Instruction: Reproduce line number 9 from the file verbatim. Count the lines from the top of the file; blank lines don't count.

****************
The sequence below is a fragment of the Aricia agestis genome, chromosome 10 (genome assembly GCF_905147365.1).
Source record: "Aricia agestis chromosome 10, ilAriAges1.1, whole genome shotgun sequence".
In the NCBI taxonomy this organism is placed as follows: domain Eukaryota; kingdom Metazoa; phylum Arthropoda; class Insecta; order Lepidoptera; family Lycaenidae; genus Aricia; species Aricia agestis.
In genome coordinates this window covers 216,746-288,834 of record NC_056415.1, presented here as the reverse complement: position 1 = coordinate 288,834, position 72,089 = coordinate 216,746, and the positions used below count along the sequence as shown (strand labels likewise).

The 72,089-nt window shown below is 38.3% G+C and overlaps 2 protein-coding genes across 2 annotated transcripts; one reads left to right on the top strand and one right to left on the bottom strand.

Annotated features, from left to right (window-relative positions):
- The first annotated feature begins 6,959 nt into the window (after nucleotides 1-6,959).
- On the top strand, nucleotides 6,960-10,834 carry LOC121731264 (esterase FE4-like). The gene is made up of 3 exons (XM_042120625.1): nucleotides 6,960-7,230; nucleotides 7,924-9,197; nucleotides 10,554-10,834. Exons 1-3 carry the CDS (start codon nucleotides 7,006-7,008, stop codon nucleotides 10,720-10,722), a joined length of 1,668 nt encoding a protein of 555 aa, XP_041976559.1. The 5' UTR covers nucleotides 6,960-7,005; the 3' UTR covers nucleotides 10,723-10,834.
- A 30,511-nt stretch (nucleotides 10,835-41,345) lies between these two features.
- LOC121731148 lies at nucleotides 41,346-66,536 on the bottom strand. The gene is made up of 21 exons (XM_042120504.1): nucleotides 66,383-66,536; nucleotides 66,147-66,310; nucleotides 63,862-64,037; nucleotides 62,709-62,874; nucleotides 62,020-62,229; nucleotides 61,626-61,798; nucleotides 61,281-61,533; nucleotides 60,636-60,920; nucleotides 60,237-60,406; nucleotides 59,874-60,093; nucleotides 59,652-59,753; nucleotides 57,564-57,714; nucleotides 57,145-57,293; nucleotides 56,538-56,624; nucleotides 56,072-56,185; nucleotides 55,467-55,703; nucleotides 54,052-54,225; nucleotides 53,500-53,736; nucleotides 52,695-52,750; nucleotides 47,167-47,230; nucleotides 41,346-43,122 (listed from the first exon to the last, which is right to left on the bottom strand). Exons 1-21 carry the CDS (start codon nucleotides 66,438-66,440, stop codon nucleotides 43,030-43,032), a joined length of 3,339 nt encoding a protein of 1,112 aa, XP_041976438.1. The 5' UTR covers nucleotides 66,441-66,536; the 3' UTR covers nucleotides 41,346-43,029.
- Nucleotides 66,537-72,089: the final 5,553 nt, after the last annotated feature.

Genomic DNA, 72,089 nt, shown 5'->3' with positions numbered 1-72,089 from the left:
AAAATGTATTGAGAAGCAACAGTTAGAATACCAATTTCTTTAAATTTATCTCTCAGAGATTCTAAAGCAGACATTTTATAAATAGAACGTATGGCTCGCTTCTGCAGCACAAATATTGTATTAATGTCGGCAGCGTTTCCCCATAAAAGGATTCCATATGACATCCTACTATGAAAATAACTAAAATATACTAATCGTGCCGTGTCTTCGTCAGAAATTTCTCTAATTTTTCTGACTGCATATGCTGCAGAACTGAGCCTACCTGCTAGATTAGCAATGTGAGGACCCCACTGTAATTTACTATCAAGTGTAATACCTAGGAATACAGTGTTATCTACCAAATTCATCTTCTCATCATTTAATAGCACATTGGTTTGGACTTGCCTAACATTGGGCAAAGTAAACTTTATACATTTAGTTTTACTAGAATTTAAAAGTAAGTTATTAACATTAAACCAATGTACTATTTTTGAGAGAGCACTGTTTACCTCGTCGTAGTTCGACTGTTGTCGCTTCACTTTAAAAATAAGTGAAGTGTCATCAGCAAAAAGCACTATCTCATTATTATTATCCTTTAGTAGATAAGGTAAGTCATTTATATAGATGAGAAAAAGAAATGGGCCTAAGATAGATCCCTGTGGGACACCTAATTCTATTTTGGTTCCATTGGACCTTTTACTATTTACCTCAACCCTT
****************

- A 30,511-nt stretch (nucleotides 10,835-41,345) lies between these two features.